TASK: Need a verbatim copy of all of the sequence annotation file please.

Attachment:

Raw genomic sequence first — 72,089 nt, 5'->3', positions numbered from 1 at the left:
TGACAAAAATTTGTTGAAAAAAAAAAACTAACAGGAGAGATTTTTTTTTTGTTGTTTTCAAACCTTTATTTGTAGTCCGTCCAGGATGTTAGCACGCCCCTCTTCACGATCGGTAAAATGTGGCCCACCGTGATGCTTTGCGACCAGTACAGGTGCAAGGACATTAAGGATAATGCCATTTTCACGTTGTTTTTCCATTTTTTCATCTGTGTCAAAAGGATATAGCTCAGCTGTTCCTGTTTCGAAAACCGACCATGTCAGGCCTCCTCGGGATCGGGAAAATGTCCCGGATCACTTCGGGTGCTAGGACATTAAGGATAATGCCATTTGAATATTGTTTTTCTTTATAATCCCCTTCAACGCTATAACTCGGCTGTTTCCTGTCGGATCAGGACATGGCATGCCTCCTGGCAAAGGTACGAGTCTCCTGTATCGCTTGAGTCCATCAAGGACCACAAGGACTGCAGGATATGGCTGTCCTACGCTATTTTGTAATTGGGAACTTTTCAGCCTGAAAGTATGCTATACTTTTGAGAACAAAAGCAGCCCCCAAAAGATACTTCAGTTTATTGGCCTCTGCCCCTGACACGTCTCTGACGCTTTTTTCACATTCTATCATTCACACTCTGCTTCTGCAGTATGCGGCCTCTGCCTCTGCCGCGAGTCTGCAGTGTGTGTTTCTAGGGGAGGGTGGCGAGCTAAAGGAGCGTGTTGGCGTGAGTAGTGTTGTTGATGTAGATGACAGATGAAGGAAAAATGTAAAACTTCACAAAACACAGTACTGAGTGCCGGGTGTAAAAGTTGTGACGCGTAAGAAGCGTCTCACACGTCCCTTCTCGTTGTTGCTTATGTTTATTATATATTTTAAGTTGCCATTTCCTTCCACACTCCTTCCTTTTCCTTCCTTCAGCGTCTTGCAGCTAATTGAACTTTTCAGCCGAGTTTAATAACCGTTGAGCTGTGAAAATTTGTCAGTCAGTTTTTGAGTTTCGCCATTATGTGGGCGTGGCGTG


Raw genomic sequence first — 72,089 nt, 5'->3', positions numbered from 1 at the left:
TGACAAAAATTTGTTGAAAAAAAAAAACTAACAGGAGAGATTTTTTTTTTGTTGTTTTCAAACCTTTATTTGTAGTCCGTCCAGGATGTTAGCACGCCCCTCTTCACGATCGGTAAAATGTGGCCCACCGTGATGCTTTGCGACCAGTACAGGTGCAAGGACATTAAGGATAATGCCATTTTCACGTTGTTTTTCCATTTTTTCATCTGTGTCAAAAGGATATAGCTCAGCTGTTCCTGTTTCGAAAACCGACCATGTCAGGCCTCCTCGGGATCGGGAAAATGTCCCGGATCACTTCGGGTGCTAGGACATTAAGGATAATGCCATTTGAATATTGTTTTTCTTTATAATCCCCTTCAACGCTATAACTCGGCTGTTTCCTGTCGGATCAGGACATGGCATGCCTCCTGGCAAAGGTACGAGTCTCCTGTATCGCTTGAGTCCATCAAGGACCACAAGGACTGCAGGATATGGCTGTCCTACGCTATTTTGTAATTGGGAACTTTTCAGCCTGAAAGTATGCTATACTTTTGAGAACAAAAGCAGCCCCCAAAAGATACTTCAGTTTATTGGCCTCTGCCCCTGACACGTCTCTGACGCTTTTTTCACATTCTATCATTCACACTCTGCTTCTGCAGTATGCGGCCTCTGCCTCTGCCGCGAGTCTGCAGTGTGTGTTTCTAGGGGAGGGTGGCGAGCTAAAGGAGCGTGTTGGCGTGAGTAGTGTTGTTGATGTAGATGACAGATGAAGGAAAAATGTAAAACTTCACAAAACACAGTACTGAGTGCCGGGTGTAAAAGTTGTGACGCGTAAGAAGCGTCTCACACGTCCCTTCTCGTTGTTGCTTATGTTTATTATATATTTTAAGTTGCCATTTCCTTCCACACTCCTTCCTTTTCCTTCCTTCAGCGTCTTGCAGCTAATTGAACTTTTCAGCCGAGTTTAATAACCGTTGAGCTGTGAAAATTTGTCAGTCAGTTTTTGAGTTTCGCCATTATGTGGGCGTGGCGTG